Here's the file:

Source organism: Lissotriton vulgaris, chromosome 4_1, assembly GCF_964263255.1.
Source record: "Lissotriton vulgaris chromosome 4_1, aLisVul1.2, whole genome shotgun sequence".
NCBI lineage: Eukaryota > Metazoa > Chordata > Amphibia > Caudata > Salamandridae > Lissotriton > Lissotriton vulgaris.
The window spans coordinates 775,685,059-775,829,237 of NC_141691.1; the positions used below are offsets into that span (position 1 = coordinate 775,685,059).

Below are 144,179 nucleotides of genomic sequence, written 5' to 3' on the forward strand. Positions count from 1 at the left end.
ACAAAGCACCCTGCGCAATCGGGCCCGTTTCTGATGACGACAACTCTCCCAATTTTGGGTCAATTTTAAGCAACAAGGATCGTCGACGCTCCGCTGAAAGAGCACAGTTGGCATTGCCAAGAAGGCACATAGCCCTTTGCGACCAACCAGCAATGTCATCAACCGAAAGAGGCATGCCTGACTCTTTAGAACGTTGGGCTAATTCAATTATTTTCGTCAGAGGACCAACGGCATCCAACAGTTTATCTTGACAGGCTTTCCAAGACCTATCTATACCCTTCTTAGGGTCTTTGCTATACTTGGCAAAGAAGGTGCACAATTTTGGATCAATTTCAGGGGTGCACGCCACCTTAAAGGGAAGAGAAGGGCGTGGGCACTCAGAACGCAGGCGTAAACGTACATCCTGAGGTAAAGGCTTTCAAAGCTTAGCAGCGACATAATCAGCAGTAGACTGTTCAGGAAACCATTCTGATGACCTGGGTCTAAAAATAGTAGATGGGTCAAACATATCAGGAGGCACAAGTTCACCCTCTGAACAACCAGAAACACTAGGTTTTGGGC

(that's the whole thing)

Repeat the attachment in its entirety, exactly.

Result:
Source organism: Lissotriton vulgaris, chromosome 4_1, assembly GCF_964263255.1.
Source record: "Lissotriton vulgaris chromosome 4_1, aLisVul1.2, whole genome shotgun sequence".
NCBI lineage: Eukaryota > Metazoa > Chordata > Amphibia > Caudata > Salamandridae > Lissotriton > Lissotriton vulgaris.
The window spans coordinates 775,685,059-775,829,237 of NC_141691.1; the positions used below are offsets into that span (position 1 = coordinate 775,685,059).

Below are 144,179 nucleotides of genomic sequence, written 5' to 3' on the forward strand. Positions count from 1 at the left end.
ACAAAGCACCCTGCGCAATCGGGCCCGTTTCTGATGACGACAACTCTCCCAATTTTGGGTCAATTTTAAGCAACAAGGATCGTCGACGCTCCGCTGAAAGAGCACAGTTGGCATTGCCAAGAAGGCACATAGCCCTTTGCGACCAACCAGCAATGTCATCAACCGAAAGAGGCATGCCTGACTCTTTAGAACGTTGGGCTAATTCAATTATTTTCGTCAGAGGACCAACGGCATCCAACAGTTTATCTTGACAGGCTTTCCAAGACCTATCTATACCCTTCTTAGGGTCTTTGCTATACTTGGCAAAGAAGGTGCACAATTTTGGATCAATTTCAGGGGTGCACGCCACCTTAAAGGGAAGAGAAGGGCGTGGGCACTCAGAACGCAGGCGTAAACGTACATCCTGAGGTAAAGGCTTTCAAAGCTTAGCAGCGACATAATCAGCAGTAGACTGTTCAGGAAACCATTCTGATGACCTGGGTCTAAAAATAGTAGATGGGTCAAACATATCAGGAGGCACAAGTTCACCCTCTGAACAACCAGAAACACTAGGTTTTGGGC